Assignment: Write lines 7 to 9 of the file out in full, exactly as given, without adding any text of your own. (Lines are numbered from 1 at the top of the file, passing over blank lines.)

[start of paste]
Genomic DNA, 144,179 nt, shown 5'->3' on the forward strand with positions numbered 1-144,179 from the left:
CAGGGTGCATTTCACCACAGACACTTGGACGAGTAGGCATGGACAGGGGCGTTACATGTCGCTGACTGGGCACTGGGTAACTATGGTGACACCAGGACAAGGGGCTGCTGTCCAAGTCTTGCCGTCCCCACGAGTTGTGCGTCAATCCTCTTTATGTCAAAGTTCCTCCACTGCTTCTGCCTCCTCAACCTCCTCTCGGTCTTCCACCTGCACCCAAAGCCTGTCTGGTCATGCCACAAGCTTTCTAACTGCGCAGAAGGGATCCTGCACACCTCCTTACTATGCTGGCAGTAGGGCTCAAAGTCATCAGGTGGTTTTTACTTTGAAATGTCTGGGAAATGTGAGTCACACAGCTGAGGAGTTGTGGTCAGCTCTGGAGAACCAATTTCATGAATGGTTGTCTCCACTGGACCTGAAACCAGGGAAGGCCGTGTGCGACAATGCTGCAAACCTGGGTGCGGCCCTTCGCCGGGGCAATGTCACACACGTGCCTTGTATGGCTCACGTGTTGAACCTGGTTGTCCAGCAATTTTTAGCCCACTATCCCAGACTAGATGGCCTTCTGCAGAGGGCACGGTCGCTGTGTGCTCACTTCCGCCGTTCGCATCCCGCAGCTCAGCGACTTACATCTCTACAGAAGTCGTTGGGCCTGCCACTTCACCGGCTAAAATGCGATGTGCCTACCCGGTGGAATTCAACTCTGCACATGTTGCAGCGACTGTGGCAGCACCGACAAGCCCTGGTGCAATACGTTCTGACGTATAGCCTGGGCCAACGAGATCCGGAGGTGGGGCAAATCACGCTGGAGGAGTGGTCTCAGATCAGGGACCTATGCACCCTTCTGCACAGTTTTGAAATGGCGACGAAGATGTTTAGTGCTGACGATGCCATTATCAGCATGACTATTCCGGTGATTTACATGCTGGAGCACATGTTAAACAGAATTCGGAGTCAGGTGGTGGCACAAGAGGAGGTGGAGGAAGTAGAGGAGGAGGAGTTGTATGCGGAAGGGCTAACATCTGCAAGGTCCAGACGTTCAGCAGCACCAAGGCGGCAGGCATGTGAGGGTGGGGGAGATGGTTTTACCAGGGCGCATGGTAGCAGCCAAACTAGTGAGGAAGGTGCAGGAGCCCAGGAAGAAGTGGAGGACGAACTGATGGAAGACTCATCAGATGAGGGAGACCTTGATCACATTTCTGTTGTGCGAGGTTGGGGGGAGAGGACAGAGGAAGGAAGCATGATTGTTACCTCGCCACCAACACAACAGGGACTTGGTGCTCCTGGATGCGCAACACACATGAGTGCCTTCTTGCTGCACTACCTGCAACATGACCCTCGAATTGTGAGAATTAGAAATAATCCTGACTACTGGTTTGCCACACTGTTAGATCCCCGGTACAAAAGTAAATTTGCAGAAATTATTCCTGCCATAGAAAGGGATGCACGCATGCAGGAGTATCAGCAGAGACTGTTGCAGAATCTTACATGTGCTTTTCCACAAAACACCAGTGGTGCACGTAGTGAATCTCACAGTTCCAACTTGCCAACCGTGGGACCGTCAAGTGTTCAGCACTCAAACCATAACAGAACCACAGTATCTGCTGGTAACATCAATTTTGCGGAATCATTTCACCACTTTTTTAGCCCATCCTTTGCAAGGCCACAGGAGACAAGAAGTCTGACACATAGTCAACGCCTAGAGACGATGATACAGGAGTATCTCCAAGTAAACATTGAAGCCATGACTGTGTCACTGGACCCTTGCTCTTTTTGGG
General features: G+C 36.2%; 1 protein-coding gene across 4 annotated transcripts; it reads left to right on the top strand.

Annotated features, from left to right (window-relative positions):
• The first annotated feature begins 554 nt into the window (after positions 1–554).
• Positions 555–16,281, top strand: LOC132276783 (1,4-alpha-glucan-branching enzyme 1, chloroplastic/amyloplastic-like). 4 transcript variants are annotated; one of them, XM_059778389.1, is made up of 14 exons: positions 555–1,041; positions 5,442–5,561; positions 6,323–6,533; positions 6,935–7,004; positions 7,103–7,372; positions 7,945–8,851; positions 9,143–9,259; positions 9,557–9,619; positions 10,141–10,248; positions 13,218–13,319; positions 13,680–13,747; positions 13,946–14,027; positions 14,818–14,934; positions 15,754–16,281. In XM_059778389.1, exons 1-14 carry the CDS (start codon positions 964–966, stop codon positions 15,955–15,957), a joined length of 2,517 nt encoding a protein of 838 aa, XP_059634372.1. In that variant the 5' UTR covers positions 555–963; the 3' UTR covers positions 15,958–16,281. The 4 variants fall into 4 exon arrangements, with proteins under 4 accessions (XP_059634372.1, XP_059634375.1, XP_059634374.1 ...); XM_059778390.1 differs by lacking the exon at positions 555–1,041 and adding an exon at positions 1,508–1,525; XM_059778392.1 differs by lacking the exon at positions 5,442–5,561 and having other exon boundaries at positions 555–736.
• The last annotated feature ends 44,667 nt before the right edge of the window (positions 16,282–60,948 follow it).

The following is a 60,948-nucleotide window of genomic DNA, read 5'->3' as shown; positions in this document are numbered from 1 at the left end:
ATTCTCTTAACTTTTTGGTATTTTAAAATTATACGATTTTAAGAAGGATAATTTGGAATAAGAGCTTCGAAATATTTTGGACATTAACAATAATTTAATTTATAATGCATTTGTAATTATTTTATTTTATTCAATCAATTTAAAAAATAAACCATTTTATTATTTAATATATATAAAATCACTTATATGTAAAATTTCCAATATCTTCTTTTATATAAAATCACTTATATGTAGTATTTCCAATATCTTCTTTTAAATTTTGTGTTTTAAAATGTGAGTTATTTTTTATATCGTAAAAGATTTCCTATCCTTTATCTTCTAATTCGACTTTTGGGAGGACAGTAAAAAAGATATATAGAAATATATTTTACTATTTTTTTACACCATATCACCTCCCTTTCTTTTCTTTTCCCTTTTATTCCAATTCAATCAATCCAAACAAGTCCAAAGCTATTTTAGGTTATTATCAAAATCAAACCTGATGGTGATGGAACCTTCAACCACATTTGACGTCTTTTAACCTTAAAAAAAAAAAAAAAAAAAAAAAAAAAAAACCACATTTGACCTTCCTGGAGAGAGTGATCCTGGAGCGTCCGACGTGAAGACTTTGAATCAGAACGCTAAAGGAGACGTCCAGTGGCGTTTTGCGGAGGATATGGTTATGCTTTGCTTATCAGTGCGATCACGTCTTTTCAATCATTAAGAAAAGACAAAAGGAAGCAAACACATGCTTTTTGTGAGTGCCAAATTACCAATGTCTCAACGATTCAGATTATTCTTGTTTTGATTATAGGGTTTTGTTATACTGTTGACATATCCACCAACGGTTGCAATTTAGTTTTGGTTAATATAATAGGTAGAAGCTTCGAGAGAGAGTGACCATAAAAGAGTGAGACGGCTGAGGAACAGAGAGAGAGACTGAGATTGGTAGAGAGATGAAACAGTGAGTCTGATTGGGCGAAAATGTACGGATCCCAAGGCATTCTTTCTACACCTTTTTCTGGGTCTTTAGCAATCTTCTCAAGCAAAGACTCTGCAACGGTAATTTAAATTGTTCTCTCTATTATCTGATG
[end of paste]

• The last annotated feature ends 44,667 nt before the right edge of the window (positions 16,282–60,948 follow it).

The following is a 60,948-nucleotide window of genomic DNA, read 5'->3' as shown; positions in this document are numbered from 1 at the left end:
ATTCTCTTAACTTTTTGGTATTTTAAAATTATACGATTTTAAGAAGGATAATTTGGAATAAGAGCTTCGAAATATTTTGGACATTAACAATAATTTAATTTATAATGCATTTGTAATTATTTTATTTTATTCAATCAATTTAAAAAATAAACCATTTTATTATTTAATATATATAAAATCACTTATATGTAAAATTTCCAATATCTTCTTTTATATAAAATCACTTATATGTAGTATTTCCAATATCTTCTTTTAAATTTTGTGTTTTAAAATGTGAGTTATTTTTTATATCGTAAAAGATTTCCTATCCTTTATCTTCTAATTCGACTTTTGGGAGGACAGTAAAAAAGATATATAGAAATATATTTTACTATTTTTTTACACCATATCACCTCCCTTTCTTTTCTTTTCCCTTTTATTCCAATTCAATCAATCCAAACAAGTCCAAAGCTATTTTAGGTTATTATCAAAATCAAACCTGATGGTGATGGAACCTTCAACCACATTTGACGTCTTTTAACCTTAAAAAAAAAAAAAAAAAAAAAAAAAAAAAACCACATTTGACCTTCCTGGAGAGAGTGATCCTGGAGCGTCCGACGTGAAGACTTTGAATCAGAACGCTAAAGGAGACGTCCAGTGGCGTTTTGCGGAGGATATGGTTATGCTTTGCTTATCAGTGCGATCACGTCTTTTCAATCATTAAGAAAAGACAAAAGGAAGCAAACACATGCTTTTTGTGAGTGCCAAATTACCAATGTCTCAACGATTCAGATTATTCTTGTTTTGATTATAGGGTTTTGTTATACTGTTGACATATCCACCAACGGTTGCAATTTAGTTTTGGTTAATATAATAGGTAGAAGCTTCGAGAGAGAGTGACCATAAAAGAGTGAGACGGCTGAGGAACAGAGAGAGAGACTGAGATTGGTAGAGAGATGAAACAGTGAGTCTGATTGGGCGAAAATGTACGGATCCCAAGGCATTCTTTCTACACCTTTTTCTGGGTCTTTAGCAATCTTCTCAAGCAAAGACTCTGCAACGGTAATTTAAATTGTTCTCTCTATTATCTGATG